Aviva, the UK’s largest insurer, detected over £110 million worth of insurance fraud in 2013 – a 19% increase compared with 2012.
The insurer’s figures show that insurance fraud is a diverse crime and can range from exaggerating genuine claims or injuries to entirely fictitious claims and accidents. Increasingly, insurance fraud is carried out by third parties – people who are not insured with Aviva but who are making a claim against an Aviva customer—for example for spurious injuries as a result of an accident—and also by organised gangs.
Tom Gardiner, Head of Fraud at Aviva, said: “Our priority is to pay genuine claims quickly and fairly while offering a great service to our customers. Last year in the UK, for example, Aviva settled over 910,000 claims worth £2.65 billion. We identified fraud on less than 1.9% of claims we received.
“However, a combination of factors including the economic climate, social attitudes toward insurance fraud as a ‘victimless crime’, and a lack of effective deterrents are increasing the frequency of insurance fraud. The good news is that we are constantly improving our ability to prevent and detect fraud, helping to keep premiums down for innocent policyholders. The ABI estimates fraud adds £50 to the cost of insurance premiums.”
The most common type of fraud in the UK, according to Aviva, is motor injury fraud, which represents 54% of Aviva’s total detected claims fraud costs. Over 50% these are from organised so-called “cash for crash” claims.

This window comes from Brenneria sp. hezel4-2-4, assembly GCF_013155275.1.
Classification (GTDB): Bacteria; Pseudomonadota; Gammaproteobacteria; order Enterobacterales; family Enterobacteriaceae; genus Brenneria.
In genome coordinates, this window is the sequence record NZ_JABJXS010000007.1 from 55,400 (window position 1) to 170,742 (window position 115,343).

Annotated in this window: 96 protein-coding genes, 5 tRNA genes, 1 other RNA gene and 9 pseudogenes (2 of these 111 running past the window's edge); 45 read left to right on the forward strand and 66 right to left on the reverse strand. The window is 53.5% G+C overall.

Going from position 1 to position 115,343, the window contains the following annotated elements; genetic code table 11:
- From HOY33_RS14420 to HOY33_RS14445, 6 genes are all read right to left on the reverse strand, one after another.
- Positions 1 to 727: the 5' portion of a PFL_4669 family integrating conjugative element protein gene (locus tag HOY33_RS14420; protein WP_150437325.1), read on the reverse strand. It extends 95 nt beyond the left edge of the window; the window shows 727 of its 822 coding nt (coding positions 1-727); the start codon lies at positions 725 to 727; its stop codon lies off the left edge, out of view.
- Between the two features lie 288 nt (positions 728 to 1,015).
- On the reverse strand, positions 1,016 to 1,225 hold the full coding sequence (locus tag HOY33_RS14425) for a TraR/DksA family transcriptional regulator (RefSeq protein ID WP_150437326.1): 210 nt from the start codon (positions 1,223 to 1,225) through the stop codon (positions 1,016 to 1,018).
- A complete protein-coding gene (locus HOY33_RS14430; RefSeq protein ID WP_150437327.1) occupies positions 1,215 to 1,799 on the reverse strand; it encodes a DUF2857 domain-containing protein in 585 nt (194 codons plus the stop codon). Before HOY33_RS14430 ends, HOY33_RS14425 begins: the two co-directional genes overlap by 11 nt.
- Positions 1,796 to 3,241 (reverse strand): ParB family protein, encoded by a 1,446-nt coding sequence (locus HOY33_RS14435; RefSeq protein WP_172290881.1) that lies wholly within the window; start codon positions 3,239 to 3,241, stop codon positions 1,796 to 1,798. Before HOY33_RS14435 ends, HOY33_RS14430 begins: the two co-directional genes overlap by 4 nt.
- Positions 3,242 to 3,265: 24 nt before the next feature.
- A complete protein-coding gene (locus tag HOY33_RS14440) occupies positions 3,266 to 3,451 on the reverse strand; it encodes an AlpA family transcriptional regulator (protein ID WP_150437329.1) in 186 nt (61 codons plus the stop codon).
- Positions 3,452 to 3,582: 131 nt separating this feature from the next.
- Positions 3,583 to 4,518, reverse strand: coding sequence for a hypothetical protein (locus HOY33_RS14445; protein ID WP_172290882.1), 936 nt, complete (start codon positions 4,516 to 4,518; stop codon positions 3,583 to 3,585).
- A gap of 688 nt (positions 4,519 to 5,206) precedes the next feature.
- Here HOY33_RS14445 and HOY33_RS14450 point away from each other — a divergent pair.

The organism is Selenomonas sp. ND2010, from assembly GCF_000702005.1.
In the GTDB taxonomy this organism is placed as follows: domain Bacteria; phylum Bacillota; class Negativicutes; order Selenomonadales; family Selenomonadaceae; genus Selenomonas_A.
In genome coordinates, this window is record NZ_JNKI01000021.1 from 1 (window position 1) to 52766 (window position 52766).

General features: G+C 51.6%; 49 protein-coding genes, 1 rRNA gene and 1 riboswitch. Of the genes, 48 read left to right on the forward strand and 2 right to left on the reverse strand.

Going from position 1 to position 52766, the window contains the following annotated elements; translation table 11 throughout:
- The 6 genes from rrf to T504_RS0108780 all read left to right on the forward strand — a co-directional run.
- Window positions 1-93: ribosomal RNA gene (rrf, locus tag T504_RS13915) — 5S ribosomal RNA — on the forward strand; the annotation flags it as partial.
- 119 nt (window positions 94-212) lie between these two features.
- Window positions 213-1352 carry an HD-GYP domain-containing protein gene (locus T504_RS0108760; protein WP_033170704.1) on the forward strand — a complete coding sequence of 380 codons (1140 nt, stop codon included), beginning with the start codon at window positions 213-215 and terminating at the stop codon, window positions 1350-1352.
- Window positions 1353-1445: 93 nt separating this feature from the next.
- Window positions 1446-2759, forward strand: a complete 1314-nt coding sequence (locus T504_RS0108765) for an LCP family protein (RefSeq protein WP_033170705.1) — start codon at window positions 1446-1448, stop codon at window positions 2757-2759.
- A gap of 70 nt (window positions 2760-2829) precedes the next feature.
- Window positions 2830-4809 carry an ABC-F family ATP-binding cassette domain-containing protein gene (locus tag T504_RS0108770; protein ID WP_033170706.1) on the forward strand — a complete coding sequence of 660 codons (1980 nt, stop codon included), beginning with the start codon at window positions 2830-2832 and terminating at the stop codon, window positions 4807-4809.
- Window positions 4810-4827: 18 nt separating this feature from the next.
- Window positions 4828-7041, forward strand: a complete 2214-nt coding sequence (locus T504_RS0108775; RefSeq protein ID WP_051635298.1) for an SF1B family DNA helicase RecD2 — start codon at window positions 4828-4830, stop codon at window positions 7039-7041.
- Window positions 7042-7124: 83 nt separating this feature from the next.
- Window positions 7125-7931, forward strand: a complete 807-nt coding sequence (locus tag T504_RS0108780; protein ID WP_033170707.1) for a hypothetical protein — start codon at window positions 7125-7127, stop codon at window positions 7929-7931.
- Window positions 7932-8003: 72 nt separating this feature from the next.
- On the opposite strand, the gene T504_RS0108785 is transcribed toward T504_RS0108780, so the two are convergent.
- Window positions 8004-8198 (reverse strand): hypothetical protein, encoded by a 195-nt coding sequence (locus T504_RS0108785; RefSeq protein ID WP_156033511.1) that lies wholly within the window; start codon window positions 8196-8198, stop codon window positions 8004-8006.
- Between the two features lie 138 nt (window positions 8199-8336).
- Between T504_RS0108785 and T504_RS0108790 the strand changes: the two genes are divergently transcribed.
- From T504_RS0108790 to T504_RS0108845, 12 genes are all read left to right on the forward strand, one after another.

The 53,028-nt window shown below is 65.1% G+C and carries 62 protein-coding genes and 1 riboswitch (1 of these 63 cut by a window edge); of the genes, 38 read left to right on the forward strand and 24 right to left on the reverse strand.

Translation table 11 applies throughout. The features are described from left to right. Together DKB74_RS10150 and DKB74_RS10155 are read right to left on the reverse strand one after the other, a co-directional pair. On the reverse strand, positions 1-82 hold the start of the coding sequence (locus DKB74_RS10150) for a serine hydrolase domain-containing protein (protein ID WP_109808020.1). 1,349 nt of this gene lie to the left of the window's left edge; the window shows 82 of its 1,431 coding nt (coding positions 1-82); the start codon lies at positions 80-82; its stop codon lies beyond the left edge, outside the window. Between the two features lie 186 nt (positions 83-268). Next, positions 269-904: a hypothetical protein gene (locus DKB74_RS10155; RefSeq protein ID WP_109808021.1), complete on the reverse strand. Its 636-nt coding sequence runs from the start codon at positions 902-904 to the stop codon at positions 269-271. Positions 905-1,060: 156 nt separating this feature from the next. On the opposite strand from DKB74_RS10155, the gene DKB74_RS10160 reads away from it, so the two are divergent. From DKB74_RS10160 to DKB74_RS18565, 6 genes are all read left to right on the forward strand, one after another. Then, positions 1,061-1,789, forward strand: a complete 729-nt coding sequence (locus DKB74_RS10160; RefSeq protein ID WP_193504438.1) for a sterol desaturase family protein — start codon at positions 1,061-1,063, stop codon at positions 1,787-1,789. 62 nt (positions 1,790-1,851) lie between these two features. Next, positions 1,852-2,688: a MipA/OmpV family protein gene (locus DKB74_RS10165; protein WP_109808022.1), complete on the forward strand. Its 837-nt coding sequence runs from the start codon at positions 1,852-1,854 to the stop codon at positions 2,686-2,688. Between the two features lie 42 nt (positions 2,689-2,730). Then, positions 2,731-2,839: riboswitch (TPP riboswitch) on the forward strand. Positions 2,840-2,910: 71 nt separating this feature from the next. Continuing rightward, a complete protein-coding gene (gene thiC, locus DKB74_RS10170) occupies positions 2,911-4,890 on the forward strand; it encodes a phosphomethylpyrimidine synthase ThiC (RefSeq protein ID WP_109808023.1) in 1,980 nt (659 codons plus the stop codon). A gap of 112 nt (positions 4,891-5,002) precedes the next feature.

Organised fraud is often linked to wider gang-related crime, which Aviva says puts innocent motorists at risk, diverts scarce emergency service resources away from real need, and has a significant impact on premiums and the public purse.
“We are witnessing a trend toward third party, injury and organised fraud. For example, in 2013, we identified fraud in one in nine third party injury claims,” said Gardiner.
Aviva is currently investigating 5,500 suspicious injury claims linked to known fraud rings – an increase of 20% since 2012. The Insurance Fraud Bureau estimates that one in seven personal injury claims are linked to suspected “cash for crash” claims, with the total annual cost to insurers for such claims estimated at £392 million every year.